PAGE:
Abstract: Before going into details and regulations behind the safeguard measures it's important to understand the basic starting point. The members of WTO all agree to have tariffs at a certain level and the member countries are prohibited to raise the tariffs above this level. This makes the system predictable&semic every one knows the tariff levels. Speaking in a broad sense one can say that this is the ultimate and historical goal with the different Rounds, to achieve an agreement on the levels of the tariffs. Safeguard measures give members the opportunity to raise the tariffs above the agreed level. This effect allows members to back pedal and placing restrictions on import for some limited time. This has the effect that one member can break the balance in the agreement. To restore the balance, the member country that activated the safeguard measures, must in another area compensate to set the balance in the agreement back on track. The compensation is achieved by lowering the tariffs in another area or several areas until symmetry is achieved in the agreement. The WTO Agreement, like all trade agreements, has the purpose to push international trade forward. The basic rule applicable in WTO is the MFN rule. MFN is a rule against discrimination found in article I GATT. Every state shall be equally treated as the state you treat best. One effect with WTO is without any doubt increase of import for countries. It seems to be a general agreement that there is a major risk that entirely free trade may favour developed countries. This means that it is very important for the weak party to be able to protect itself in special situations. One form of protection is safeguard measures. This thesis investigates the protection form of safeguard measures with special focus on developing countries. Under the regulations in WTO today, concerning safeguard measures, we find two different areas. These are industry area and agriculture area. For developing countries the question concerning agriculture area is of most importance. Developed countries, dominate trade in agriculture and stand for 70 per cent of import and export. Seth - WTO och den internationella handelsordningen p 187. To get the right perspective it is important to compare with the fact that 96 per cent of world producers in agriculture live in developing countries. The regulations concerning safeguard measures are found in WTO Agreement, GATT, SA and Agreement on Agriculture (AOA). The new agreements under WTO are usually more detailed than GATT. Looking at the relationship between the new agreements and GATT this was the subject in WTO panel case Korea. In this case it concerned article XIX GATT and SA. The panel said ''any safeguard action must conform with the provisions of Article XIX of the GATT 1994 as well as with the provision of the Agreement of Safeguards.'' Appellate Body Report, Korea - Dairy para 77. So article XIX GATT and SA apply together. Safeguard measures under the industry area can be activated if it fulfils the demands of increased import, unforeseen developments and serious injury or threat thereof. In the AOA there were separate rules created concerning safeguard measures. These measures are usually called Special Safeguards Provision (SSG) and are very different from the rules in the SA. SSG is different in the sense that it does not require the importing members to prove serious injury nor causation. There are two different ways to invoke safeguard measures. One is if the volume of imports of the concerned products exceeds a certain trigger level and the second one is if the import price falls below a certain trigger price. Article 5.1 (a+b) - Agreement on Agriculture. To be able to use the SSG provisions countries must designate the SSG products in their Country Schedules. Article 5.1 section 1 - Agreement on Agriculture. 38 member states have done this, the EU counted as one. Since 1990 and especially after the failure in Cancun there has been a global trend toward bilateral and regional trade agreements. Between January 2004 and February 2005 as many as 43 new RTAs have been notified to WTO. Crawford and Fiorentino - The Changing Landscape of Regional Trade Agreements, p 1 -, 19 March 2006. Factors behind RTAs include economy, politics and security considerations. Since 2005 there are some trends to be seen concerning RTAs. These are that they are increasing, becoming more complex, non-reciprocal relationship and they are in some way becoming cross regional. CU and Free Trade Area (FTA) are both acceptable exceptions from the MFN rule found in article XXIV GATT. Regional safeguard measures are permitted under WTO as long as the parties fulfil the demand of substantially all the trade. In questions concerning interpretation of WTO agreements, developing countries have criticised DSB not to interpret in the right way. The issue involved concerns one of the purposes of WTO. The purpose that developing countries have in mind the concern that one of the objects of the WTO agreements and several RTAs between developed and developing countries is to strengthen and increase the role of the developing countries in the world trade. The rules concerning interpretation are found in VCLT. To make it as simple as possible I used the interpretation triangle when interpreting. In this thesis I used serious injury as an example and proved that this is ambiguous in its conventional language, the first level of the interpretation triangle. In my attempt to reach clarity I reached the second level of the interpretation triangle. This level contains two different means of interpretation. These are object and purpose, which will be in focus now, and context. At some stages different purposes can go in different directions. When talking about huge organisations like WTO and UN they have many different purposes. It's not unusual that these different purposes collide. It is important to remember that the interpretation shall be made in accordance with the conventional language looking at the object and purpose. See chapter 6.4.1 section 3. Using this purpose interpreting serious injury is impossible. To strengthen and increase the role of developing countries would not bring clarity into the words serious injury. At the end of the day if doing it the way developing countries wish there would be even more ambiguity than before the starting point of this process. Then the words serious injury would mean one thing to developed countries and another to developing countries. This is not the right way to interpret according to the rules in VCLT and the interpretation triangle. So the ambiguity remains. Developing countries set their fingers on the preamble to the WTO agreement and say that DSB shall interpret in favour of them because the conventional language use in the preamble talks in their favour. Developing countries uses this part of the preamble and say that according to article 31 §2 VCLT the interpretation shall be made favouring them and that the DSB have so far failed in doing this. The conventional language stops this interpretation to become reality. At the end of the day if doing it the way developing countries wish there would be even more ambiguity than before the starting point of this process. Then the words serious injury would mean one thing to developed countries and another to developing countries. This is not the right way to interpret according to the rules in VCLT and the interpretation triangle. It's difficult in this case to exactly point to a specific issue that solves the ambiguity in this matter concerning serious injury, but looking at it from a bigger perspective there is no doubt DSB have solved similar matters before. WTO Appellate Body Report, WT/DS2/AB/R, US - Standards for reformulated and Conventional Gasoline and WTO Appellate Body Report, WT/DS8-11/AB/R, Japan - Taxes on Alcoholic Beverages. One important factor is also what kind of damage that is at hand in every specific case. This will not make the developing countries happy because in the end there still have to be damage and it's up to every single country to prove this damage. The interpretation process might perhaps, when a developing country faces the risk, help single countries to have damage being seen as serious injury but looking at it in a bigger perspective the criticism against DSB from the developing countries concerning interpretation is not well founded. Of all the members of WTO almost 70 per cent are developing countries. Developing Countries - p 93,, 9 March 2006. Looking at these numbers it's somewhat surprising that 30 per cent of the members have much more power. The rules and regulations concerning safeguard measures presented in this thesis are all neutral, when looking at them. This means that it does not matter if it's a developed or a developing country that activates them. At the end of the day all members shall apply the rules the same way. What's it like then in real life? If the rules are neutral then they are used in almost equal share by developed and developing countries? Looking at the numbers presented above, that almost 70 per cent of WTO members are developing countries, this should mean in theory that developing countries use safeguard measures more than developed countries. In real life looking at all the years only 22 per cent of the safeguard measures were taken by developing countries. But in the years after SA was created the numbers have risen to 55 per cent. So with neutral regulations and developing countries in majority, why then do they not use safeguard measures in the way they are expected or supposed to do? Looking at the neutral regulations there should be symmetry between developed and developing countries concerning safeguard measures. Is this true? For new members, China as an example, soft norms create lack of symmetry. If being seen as a troublemaker or even not trade liberal may in the end cause trouble becoming a member. Facing this may, especially for weak parties like developing countries, put them in difficult situations. Behind these soft norms, which can take up very different forms, stands a huge political game not easy to understand. For developing countries other threats can be put on the table. Developed countries may threaten with decreasing aid. This form of threats must also fall under soft norms. This kind of action can be used not only to new members but also present members, when they might be in the process of activating safeguard measures, which some countries don't want to realise. Talking specifically about industry area there is symmetry in the question concerning access. The question of access is symbolic because the question of resources, capacity, question of compensation and fair play makes the asymmetry between developed and developing countries total in this area. Going into the agricultural area the lack of symmetry hits the developing countries even earlier. The current system under the AOA and the SSG are only applicable to those products that were included in the Uruguay Round tariffication process. Most developing countries cannot use these safeguard measures. The reason for this is that they set bound tariffs outside the tariffication mechanism. Valdés and Foster - Special Safeguard for developing country agriculture: a proposal for WTO negotiations, p 6-7. Today 38 members of the WTO have the opportunity to use SSG. Special Agricultural Safeguard - Background Paper by the Secretariat - Committee on Agriculture G/AG/NG/s/9, 6 June 2000, WTO §3, p 1. When talking about resources and capacity, for those countries than can access, the matter gets even worse because in developing countries there is small-scale farming. The small farmers often work alone and not in bigger groups. The possibilities for them to lobby to the government do not exist. They are extremely vulnerable to temporary variations in the market conditions. There is no symmetry between developed and developing countries concerning safeguard measures. Looking at the future there have during the ongoing Round in Doha been many proposals put on the table. What is important to include in the future, for getting the developing countries into the game, is to avoid costly procedures, make sure safeguard measures have short time limits and no compensation has to be given. When talking about RTAs the question of asymmetry between developed and developing countries comes to life. There is no symmetry in the non-reciprocal relationships just because they are non-reciprocal. In the industry area the lack of symmetry is the same as in WTO. Perhaps a little bit smaller than in WTO, because of the smaller investigations that have to be made. WTO has a lot more members than the RTAs. In the agricultural area there has been an interesting development. In the FTAA agreement the asymmetry has been turned around. Developing countries have been favoured. It is important to remember that the FTAA agreement has recently entered into force, December 31 2005. Looking at the regulations concerning agriculture it's easy to find things to improve and criticise especially for developing countries. One must remember that the agreement was born in 1994 after difficult negotiations. It's amazing that they could agree at all. So looking at it from the bright side one can say there is an agreement and this is the starting point. From my point of view this is the starting point of the agriculture regime. When comparing with the industry regime one easily realises that this regime has been in play since 1947. Comparing these two regimes one cannot demand that the agriculture regime has come as far as the industry regime. Even to think this thought is absurd. Most people forget this important fact. So the important thing to keep in mind is that there is an agreement, not the ultimate, most desirable one, but still an agreement. From this point one can renegotiate and take small steps forward towards a better agreement. Perhaps the starting point towards a better tomorrow for developing countries was in Cancun when developing countries went together in a way never seen before. The fact that the whole round has development as a goal is a result of developing countries starting to raise their voice. One thing is sure&semic the road to symmetry between developed and developing countries is going to be long, hard and costly. Then to go even further to favour developing countries, to achieve asymmetry favouring developing countries, when activating safeguard measures, is even longer. So the protection the weak parties need in free trade to increase welfare and export seems far away but not unrealistic.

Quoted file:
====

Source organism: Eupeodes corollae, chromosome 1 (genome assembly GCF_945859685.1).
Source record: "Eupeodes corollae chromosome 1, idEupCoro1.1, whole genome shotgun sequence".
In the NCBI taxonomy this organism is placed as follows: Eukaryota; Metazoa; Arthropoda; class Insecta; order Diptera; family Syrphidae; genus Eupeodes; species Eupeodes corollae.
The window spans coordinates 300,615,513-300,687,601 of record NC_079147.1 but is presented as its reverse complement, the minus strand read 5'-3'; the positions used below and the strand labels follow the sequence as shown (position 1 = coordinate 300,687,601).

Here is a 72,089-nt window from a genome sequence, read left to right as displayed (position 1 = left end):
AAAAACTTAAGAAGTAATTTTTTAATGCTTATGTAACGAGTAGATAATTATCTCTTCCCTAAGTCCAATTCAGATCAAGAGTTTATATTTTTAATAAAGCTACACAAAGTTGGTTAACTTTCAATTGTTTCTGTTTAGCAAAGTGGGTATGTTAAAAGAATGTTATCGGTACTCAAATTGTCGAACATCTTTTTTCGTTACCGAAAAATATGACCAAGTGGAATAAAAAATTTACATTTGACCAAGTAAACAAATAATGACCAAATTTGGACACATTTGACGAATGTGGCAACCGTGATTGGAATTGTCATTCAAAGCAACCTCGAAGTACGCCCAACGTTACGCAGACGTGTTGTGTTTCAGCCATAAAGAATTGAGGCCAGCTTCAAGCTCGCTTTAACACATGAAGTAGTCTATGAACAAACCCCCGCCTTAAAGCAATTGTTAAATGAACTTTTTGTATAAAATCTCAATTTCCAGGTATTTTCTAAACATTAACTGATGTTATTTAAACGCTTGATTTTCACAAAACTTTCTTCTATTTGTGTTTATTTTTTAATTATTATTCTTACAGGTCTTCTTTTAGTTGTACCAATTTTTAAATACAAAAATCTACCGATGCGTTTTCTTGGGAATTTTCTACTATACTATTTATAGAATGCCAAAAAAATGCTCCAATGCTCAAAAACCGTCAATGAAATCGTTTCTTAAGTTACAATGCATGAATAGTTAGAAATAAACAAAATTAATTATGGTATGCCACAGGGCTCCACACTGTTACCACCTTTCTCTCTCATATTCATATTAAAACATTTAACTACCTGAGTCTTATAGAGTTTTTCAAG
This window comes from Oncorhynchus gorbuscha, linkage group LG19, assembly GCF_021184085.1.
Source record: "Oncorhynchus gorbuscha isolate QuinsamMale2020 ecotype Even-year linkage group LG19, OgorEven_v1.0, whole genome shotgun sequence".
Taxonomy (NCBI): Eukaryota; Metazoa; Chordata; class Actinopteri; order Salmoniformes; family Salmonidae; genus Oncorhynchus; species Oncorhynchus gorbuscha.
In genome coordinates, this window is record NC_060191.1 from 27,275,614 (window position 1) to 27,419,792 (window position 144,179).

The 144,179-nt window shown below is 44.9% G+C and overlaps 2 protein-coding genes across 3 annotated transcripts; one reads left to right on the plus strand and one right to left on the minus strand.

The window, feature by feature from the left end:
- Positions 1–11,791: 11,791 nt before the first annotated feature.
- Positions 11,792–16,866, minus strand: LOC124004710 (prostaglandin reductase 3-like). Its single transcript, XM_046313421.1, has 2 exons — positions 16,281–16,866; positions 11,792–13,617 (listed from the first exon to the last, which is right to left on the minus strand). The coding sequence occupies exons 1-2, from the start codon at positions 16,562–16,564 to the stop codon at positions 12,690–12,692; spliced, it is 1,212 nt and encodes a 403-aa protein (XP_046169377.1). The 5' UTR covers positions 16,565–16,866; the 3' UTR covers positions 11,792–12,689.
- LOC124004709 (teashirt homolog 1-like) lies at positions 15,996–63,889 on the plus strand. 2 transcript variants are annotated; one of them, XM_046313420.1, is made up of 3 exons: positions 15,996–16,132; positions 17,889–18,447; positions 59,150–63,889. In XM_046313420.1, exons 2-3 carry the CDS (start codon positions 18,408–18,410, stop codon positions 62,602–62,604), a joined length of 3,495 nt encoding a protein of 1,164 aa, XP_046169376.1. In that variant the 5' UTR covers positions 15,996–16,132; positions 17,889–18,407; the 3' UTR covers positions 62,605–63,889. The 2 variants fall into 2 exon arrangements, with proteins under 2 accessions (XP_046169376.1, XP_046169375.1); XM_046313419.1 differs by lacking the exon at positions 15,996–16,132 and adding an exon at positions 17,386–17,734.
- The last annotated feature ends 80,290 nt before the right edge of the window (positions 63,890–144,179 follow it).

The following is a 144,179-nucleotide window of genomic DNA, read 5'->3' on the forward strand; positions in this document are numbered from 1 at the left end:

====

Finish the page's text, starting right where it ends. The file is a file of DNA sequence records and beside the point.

AT THIS PAGE YOU CAN DOWNLOAD THE WHOLE ESSAY. (follow the link to the next page)